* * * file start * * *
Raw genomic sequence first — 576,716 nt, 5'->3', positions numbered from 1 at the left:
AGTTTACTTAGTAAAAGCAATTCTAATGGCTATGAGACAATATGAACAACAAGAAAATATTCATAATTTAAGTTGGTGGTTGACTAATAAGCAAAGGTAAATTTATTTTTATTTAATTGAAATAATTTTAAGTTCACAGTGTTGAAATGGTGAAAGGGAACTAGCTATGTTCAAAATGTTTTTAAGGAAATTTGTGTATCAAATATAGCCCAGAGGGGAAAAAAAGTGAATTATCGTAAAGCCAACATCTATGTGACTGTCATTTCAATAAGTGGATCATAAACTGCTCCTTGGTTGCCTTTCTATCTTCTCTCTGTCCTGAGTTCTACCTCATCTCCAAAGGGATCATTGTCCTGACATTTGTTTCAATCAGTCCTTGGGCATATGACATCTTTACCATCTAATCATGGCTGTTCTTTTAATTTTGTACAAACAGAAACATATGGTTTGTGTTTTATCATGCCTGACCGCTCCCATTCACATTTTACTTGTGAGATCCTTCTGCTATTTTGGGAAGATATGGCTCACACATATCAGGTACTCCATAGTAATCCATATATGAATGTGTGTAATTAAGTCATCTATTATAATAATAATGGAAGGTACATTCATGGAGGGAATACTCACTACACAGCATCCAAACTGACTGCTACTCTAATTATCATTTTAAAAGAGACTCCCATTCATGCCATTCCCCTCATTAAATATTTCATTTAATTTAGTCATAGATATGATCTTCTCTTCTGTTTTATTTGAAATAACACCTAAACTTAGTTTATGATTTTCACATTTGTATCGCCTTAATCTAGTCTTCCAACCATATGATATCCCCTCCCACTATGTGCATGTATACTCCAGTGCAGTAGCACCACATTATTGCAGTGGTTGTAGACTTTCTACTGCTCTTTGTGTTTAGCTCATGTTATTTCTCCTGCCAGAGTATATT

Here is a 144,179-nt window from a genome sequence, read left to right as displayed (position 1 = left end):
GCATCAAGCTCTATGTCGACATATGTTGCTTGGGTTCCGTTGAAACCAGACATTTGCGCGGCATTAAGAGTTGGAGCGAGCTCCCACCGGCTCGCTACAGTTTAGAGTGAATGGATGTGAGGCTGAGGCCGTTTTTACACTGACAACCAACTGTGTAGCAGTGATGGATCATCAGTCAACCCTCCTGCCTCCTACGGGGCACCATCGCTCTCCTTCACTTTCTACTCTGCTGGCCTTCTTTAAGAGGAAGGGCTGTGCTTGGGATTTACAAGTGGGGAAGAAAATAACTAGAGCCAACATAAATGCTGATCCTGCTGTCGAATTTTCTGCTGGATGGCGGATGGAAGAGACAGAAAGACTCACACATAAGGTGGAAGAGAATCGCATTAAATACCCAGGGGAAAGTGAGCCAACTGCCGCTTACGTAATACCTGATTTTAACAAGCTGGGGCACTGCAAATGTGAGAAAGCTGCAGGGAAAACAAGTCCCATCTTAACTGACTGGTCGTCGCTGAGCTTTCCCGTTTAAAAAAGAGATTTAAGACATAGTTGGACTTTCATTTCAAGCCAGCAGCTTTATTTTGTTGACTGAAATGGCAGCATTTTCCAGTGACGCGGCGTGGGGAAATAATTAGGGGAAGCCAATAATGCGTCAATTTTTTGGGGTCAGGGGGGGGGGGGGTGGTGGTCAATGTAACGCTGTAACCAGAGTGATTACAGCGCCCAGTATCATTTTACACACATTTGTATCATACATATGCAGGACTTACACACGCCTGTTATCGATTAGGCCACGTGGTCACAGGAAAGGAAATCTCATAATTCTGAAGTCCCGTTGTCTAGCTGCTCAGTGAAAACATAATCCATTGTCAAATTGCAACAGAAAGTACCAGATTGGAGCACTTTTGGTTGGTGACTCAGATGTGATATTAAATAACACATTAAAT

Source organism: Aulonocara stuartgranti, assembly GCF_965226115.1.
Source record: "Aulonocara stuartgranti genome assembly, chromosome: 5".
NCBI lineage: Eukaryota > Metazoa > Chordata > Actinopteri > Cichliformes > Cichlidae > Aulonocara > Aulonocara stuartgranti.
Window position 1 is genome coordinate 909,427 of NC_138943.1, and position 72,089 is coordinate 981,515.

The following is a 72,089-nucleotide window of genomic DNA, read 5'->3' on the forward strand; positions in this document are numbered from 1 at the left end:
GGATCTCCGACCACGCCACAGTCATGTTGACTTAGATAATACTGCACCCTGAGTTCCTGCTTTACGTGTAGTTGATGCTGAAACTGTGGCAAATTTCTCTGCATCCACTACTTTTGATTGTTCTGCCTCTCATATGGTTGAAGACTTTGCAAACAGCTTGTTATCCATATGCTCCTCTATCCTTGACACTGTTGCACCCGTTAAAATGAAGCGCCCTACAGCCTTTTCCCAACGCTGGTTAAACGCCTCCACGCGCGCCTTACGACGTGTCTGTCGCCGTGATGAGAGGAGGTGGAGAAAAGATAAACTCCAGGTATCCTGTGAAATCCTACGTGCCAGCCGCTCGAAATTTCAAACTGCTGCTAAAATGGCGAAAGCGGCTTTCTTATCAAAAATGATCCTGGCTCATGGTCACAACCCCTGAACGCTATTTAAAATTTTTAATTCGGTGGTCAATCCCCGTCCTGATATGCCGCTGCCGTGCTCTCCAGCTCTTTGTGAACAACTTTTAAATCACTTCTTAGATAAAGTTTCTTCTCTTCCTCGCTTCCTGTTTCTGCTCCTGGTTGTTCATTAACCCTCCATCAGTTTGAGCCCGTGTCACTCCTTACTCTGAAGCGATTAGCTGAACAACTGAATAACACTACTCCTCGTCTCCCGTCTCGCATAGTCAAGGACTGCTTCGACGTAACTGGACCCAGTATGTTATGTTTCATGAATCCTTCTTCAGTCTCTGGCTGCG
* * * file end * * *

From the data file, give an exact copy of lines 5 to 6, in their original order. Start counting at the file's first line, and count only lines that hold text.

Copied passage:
Source organism: Aulonocara stuartgranti, assembly GCF_965226115.1.
Source record: "Aulonocara stuartgranti genome assembly, chromosome: 5".